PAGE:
Dr. Ashwin Ashok is an Assistant Professor in the Dept. of Computer Science at Georgia State University (GSU) since Spring 2017 and direct the MORSE Studio. His research group focuses on emerging technologies in Mobile and Robotic Systems through experiential research. His work spans areas in communications and networking, robotics, environmental systems and privacy/security. He completed my postdoctoral research from Carnegie Mellon University in 2016 and my Ph.D. from Wireless Information Network Lab (WINLAB) at Rutgers University in 2014. His thesis pioneered camera–based communication through a novel concept called visual MIMO. He has founded and continues to co–chair the ACM Wearable Systems and Applications (WearSys) workshop since 2015. He serves on the program committee for several ACM and IEEE conferences and journals, Editor for Elsevier Vehicular Communications, Guest Editor for the special issue on Visible Light and Camera Communications in MDPI Electronics journal, and in the working committee for IEEE P1920.2 (Vehicle to Vehicle Communications for Unmanned Aircraft Systems) standard.
Dr. Anu Bourgeois’ research focuses on algorithm design, architecture, fault tolerance, and energy efficiency for wireless and optical networks. She has proposed a dynamically reconfigurable model composed of pipelined optical buses and developed a number of efficient algorithms for the model, including some for molecular dynamics simulation and image processing. She is currently working on issues for wireless sensor networks. These networks have a wide range of applications such as industrial and commercial control and monitoring, military, automotive sensing, health care, and precision agriculture. The nodes in the network coordinate to perform a common task, so the problem of energy waste can cause node failure and eventually make the whole network unusable because of network partition. To address these issues, she is studying methods to extend the lifetime for wireless sensor networks. This includes developing energy efficient protocols, optimizing the utilization of resources available, and investigating techniques to defend against malicious attacks.
Dr. Angryk
Dr. Raj Sunderraman's research focuses on deductive databases and logic programming, data modeling, knowledge engineering, Semantic Web, bioinformatics, geoinformatics. Incomplete and inconsistent databases: This research deals with methods to effectively represent and query various kinds of incompleteness and inconsistencies in relational databases. In early research, pioneering work was done to represent and query relational database with disjunctive information. Later, for the first time, a data model and relational algebra was introduced to represent and query relational databases under the open world assumption with explicit negative data. More recently, data models for degrees of exclusive disjunctions as well as generalized disjunctions in paraconsistent databases have been developed. Bioinformatics/neuroinformatics: Research in bioinformatics involves the invention as well as application of database and knowledge-base technologies in the life science domain. One of the projects involves the design and implementation of a knowledge-base to catalog neuronal circuitry. NeuronBank is a web-based tool that we have developed for cataloging, searching, and analyzing neuronal circuitry within and across species. Information from a single species is represented in an individual branch of NeuronBank. Users can search within a branch or perform queries across branches to look for similarities in neuronal circuits across species. The branches allow for an extensible ontology so that additional characteristics can be added as knowledge grows. In another project, we have developed a programming environment to store, query, and manipulate protein structure data. The structure data from the Protein Data Bank (PDB) is imported into an object-oriented database; a middleware system allows life scientists to work with protein structure data without having to learn much of the computer representation of the data.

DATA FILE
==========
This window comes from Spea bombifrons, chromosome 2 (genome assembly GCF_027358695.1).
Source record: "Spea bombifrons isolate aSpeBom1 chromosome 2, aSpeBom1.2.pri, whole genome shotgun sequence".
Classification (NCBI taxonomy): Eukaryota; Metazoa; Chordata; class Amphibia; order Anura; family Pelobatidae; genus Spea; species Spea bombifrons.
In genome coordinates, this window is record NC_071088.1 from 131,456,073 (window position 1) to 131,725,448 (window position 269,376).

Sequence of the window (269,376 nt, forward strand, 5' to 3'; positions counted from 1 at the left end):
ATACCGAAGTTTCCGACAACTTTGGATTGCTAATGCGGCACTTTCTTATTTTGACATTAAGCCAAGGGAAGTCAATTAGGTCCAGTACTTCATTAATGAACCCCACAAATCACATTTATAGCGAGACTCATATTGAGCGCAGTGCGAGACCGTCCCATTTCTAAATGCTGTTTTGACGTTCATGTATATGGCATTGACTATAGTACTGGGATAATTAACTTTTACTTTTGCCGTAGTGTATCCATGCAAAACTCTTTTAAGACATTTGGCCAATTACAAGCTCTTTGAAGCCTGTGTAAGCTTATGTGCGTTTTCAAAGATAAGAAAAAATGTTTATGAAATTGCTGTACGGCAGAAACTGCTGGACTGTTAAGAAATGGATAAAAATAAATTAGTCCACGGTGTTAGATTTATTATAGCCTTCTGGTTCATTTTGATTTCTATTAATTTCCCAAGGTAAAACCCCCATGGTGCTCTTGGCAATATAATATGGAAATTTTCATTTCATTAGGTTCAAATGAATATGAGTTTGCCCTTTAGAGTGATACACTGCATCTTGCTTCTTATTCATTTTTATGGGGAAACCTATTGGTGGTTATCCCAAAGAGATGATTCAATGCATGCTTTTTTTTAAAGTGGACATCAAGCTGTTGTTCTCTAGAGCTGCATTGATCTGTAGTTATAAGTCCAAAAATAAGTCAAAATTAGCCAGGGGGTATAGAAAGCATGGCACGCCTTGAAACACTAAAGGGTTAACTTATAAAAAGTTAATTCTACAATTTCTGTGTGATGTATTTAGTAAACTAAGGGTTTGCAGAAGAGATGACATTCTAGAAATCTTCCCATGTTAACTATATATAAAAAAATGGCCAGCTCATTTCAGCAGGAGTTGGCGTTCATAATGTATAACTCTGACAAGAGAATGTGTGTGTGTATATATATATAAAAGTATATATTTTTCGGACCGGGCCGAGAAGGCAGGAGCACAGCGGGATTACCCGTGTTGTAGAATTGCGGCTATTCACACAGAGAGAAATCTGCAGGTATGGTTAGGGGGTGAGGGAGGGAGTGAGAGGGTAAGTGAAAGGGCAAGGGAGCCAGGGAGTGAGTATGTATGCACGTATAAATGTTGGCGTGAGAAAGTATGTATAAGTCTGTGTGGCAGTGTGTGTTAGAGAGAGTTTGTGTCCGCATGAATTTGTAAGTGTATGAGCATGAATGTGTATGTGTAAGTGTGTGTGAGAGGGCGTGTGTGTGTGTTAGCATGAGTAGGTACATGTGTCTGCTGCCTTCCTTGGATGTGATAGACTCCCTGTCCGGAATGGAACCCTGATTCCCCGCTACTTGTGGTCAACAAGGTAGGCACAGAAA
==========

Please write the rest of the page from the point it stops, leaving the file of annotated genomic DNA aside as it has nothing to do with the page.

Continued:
Dr. Belkasim
Dr. Yingshu Li received her PhD and MS degrees from the Department of Computer Science and Engineering at University of Minnesota-Twin Cities. She received her BS degree from the Department of Computer Science and Engineering at Beijing Institute of Technology, China. Dr. Li is currently a Professor in the Department of Computer Science at Georgia State University. Her research interests include Privacy-aware Computing, Internet of Things, Social Networks, and Wireless Networking. Dr. Li is the recipient of an NSF CAREER Award. Dr. Li’s research has been being supported by the National Science Foundation, U.S. Department of State, and some other academic and industrial sponsors. Dr. Li regularly publishes in scholarly journals, conference proceedings, and books, and her publications have received more than 10,000 citations.

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